But the point that is important is that I can compute the change in 'y' to the tangent line here very easily. And the reason for this, you see, is rather apparent. Namely, the slope of the tangent line is, on the one hand, 'delta y-tan' divided by 'delta x'. 'Delta y-tan' divided by 'delta x'. On the other hand, by definition of slope, the slope of the line 'L' is also equal to what? It's 'dy dx'. It's 'dy dx' evaluated at the point, or the value, 'x' equals 'x1'. You see, in general the slope of the curve varies from point to point, so when we talk about the tangent line we must emphasize at what point on the curve we've drawn the tangent line.
At any rate, from this particular diagram it is not difficult to see that to compute the change in 'y' to the tangent line, that this is nothing more than what? 'dy dx' evaluated at 'x' equals 'x1' times 'delta x'.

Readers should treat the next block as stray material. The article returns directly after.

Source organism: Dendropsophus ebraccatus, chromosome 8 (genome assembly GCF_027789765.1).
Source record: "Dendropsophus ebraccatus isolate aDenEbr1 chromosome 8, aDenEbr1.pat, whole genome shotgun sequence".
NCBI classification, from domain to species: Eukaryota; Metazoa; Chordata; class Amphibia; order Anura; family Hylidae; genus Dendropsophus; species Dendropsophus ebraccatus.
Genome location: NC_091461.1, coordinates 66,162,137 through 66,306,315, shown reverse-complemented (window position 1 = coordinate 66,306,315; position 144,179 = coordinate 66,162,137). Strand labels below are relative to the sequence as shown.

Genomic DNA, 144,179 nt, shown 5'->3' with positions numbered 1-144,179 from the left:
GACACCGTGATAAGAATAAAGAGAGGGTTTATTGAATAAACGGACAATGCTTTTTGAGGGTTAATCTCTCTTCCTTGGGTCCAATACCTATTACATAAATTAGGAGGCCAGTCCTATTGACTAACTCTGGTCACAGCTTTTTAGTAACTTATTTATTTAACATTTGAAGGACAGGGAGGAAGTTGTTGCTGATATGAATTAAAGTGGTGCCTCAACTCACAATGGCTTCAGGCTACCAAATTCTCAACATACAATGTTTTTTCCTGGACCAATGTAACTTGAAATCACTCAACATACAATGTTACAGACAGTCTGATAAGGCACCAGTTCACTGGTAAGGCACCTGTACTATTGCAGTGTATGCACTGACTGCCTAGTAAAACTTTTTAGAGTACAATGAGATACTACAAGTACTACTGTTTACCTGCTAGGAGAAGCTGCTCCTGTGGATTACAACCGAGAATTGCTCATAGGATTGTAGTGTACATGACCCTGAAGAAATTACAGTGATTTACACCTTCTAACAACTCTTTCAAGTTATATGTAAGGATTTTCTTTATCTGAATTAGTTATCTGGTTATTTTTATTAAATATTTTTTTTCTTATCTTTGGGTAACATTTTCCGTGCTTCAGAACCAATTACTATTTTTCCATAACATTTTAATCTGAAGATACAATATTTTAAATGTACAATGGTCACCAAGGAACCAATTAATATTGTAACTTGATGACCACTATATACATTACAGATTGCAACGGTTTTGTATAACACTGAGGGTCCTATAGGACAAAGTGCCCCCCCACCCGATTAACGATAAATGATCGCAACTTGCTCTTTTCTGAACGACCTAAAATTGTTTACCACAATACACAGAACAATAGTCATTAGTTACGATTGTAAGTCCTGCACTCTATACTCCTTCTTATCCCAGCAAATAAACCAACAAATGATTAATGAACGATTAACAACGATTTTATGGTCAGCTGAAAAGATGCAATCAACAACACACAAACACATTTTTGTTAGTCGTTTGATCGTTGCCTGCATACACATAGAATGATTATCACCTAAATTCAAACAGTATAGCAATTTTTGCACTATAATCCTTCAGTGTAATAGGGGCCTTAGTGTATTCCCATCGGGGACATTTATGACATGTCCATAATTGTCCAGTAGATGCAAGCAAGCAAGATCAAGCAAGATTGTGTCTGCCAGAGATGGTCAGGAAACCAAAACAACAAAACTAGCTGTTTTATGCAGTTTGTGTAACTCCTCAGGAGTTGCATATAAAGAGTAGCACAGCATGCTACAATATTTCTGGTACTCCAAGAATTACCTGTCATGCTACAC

And you see this is not an approximation. This is precisely the value of 'delta y-tan'. The approximation seems to be when we say let 'delta y-tan' represent 'delta y'. In other words, we get the intuitive feeling that as 'delta x' gets small, the difference between the true 'delta y' and 'delta y-tan' also gets small. Another way of saying this is what? Our intuitive feeling is that, in a neighborhood of the point of tangency, the tangent line serves as a good approximation to the curve itself.
Now let's see what this means in terms of a specific example. I've taken the liberty of computing the cube of 4.01 in advance. It turns out to be 64.481201. And it's sort of arbitrary, like cubing this. If this if this doesn't look messy enough for you we could have taken this to the sixth power and then we could have squared this. But that part is irrelevant. A simple check shows that, more or less, this will be a correct statement. And what I would like to do, you see, is simply illustrate what our earlier comments mean in terms of this specific example.